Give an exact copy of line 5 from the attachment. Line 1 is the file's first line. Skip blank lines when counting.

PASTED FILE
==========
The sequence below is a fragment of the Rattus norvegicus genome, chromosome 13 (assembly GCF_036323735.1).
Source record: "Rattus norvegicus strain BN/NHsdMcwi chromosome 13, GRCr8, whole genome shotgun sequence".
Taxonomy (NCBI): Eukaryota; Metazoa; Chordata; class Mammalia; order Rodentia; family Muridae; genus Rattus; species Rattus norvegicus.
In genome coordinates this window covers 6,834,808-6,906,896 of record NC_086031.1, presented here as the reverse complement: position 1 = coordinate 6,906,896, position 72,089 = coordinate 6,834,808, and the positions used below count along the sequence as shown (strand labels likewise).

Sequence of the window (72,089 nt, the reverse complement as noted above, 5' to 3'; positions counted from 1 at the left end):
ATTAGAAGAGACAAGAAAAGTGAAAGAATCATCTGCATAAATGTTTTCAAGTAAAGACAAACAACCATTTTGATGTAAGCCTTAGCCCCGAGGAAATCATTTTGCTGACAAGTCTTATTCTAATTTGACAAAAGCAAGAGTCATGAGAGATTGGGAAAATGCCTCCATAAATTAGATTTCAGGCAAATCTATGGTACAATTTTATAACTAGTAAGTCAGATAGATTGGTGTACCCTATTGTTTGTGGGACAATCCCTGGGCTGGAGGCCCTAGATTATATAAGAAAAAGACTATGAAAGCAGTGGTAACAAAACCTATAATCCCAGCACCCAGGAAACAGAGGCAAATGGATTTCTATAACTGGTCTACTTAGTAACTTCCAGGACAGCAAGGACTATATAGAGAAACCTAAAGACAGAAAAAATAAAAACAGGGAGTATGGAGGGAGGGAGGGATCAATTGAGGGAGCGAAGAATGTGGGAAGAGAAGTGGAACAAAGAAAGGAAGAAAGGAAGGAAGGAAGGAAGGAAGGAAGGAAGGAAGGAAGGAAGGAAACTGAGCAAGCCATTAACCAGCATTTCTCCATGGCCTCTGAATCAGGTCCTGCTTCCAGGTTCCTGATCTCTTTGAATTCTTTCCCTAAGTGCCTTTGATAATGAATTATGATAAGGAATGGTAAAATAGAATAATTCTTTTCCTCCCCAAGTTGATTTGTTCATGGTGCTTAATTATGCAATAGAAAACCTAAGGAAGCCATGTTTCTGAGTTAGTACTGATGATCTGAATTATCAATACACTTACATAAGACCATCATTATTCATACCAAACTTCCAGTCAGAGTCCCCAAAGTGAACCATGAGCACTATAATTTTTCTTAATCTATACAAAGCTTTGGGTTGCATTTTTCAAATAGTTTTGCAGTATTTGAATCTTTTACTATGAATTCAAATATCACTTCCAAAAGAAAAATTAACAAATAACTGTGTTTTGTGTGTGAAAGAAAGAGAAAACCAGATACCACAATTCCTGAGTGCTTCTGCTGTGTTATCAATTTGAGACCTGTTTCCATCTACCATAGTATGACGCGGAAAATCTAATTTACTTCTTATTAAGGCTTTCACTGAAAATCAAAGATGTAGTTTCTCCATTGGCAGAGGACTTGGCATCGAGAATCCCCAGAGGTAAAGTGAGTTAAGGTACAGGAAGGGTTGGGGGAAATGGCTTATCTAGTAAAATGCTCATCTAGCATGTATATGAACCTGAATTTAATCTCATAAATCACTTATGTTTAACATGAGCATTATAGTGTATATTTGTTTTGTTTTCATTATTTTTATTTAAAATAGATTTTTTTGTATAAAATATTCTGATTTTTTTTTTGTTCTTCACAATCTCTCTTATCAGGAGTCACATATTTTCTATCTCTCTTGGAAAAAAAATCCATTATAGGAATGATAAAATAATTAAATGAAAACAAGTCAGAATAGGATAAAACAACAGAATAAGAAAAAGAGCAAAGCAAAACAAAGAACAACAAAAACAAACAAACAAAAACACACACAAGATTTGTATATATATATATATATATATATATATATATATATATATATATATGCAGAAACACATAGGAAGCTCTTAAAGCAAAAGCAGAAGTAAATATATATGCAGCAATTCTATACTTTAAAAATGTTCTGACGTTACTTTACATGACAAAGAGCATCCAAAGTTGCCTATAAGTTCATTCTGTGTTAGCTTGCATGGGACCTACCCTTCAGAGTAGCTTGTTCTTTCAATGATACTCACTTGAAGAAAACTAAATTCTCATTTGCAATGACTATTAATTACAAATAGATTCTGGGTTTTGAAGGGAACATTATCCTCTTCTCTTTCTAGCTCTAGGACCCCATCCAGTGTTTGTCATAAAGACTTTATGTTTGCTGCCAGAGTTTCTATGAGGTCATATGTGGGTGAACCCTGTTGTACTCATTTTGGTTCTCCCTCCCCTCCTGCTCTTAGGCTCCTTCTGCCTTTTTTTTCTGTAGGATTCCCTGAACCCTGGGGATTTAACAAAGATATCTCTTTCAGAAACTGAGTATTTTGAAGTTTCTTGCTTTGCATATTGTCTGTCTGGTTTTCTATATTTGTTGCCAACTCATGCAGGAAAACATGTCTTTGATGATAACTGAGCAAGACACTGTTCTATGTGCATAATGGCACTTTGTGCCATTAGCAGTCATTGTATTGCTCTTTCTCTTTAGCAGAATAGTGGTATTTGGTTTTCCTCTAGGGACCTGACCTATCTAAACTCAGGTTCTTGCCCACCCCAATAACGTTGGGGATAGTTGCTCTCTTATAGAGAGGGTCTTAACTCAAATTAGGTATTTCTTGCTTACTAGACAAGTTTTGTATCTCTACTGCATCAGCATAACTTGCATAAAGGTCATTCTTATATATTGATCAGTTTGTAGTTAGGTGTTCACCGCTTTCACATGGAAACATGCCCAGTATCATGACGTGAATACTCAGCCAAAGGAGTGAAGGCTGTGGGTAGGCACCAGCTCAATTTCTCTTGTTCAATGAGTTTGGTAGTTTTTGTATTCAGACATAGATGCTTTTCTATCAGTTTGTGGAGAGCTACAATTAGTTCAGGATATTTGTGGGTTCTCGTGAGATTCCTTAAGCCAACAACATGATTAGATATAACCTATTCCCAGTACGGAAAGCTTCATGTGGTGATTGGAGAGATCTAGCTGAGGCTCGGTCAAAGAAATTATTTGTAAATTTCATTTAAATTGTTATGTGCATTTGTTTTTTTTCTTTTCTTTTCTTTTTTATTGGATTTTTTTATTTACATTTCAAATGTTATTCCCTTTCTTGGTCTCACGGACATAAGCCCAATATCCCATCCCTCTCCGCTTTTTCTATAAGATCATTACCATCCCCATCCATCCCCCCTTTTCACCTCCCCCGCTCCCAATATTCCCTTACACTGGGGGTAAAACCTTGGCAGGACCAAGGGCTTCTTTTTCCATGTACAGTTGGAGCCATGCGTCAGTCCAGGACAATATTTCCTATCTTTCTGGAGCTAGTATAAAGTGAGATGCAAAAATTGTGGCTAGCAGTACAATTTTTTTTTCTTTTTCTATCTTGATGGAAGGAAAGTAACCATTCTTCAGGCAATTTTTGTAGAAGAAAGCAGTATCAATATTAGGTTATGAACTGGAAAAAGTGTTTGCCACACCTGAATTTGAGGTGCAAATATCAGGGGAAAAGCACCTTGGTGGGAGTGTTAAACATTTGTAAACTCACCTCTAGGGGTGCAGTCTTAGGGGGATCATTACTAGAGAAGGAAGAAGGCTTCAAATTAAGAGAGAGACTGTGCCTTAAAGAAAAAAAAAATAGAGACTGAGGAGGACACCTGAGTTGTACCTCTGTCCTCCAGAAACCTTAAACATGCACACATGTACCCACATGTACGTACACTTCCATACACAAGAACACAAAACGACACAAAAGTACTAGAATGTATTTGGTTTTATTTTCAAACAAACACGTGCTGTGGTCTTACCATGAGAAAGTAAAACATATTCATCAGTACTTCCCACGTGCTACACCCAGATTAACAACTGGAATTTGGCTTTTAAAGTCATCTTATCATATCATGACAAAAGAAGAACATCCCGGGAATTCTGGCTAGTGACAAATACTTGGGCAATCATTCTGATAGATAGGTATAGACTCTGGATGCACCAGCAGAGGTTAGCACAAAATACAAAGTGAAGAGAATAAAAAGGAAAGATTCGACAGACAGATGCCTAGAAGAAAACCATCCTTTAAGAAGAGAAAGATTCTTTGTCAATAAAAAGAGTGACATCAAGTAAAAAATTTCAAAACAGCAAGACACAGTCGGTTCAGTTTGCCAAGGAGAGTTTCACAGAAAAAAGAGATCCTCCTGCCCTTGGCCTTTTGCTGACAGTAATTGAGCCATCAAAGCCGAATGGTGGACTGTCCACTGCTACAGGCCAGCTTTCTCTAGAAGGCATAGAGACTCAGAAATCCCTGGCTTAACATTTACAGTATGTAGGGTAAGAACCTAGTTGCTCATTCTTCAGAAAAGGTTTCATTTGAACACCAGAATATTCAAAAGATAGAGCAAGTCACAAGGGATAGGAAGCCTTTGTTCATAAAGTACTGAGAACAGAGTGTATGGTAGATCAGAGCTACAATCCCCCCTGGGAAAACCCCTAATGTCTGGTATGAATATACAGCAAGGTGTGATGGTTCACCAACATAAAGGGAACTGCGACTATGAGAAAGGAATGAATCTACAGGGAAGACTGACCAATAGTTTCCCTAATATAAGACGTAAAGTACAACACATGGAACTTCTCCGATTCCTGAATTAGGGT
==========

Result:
Sequence of the window (72,089 nt, the reverse complement as noted above, 5' to 3'; positions counted from 1 at the left end):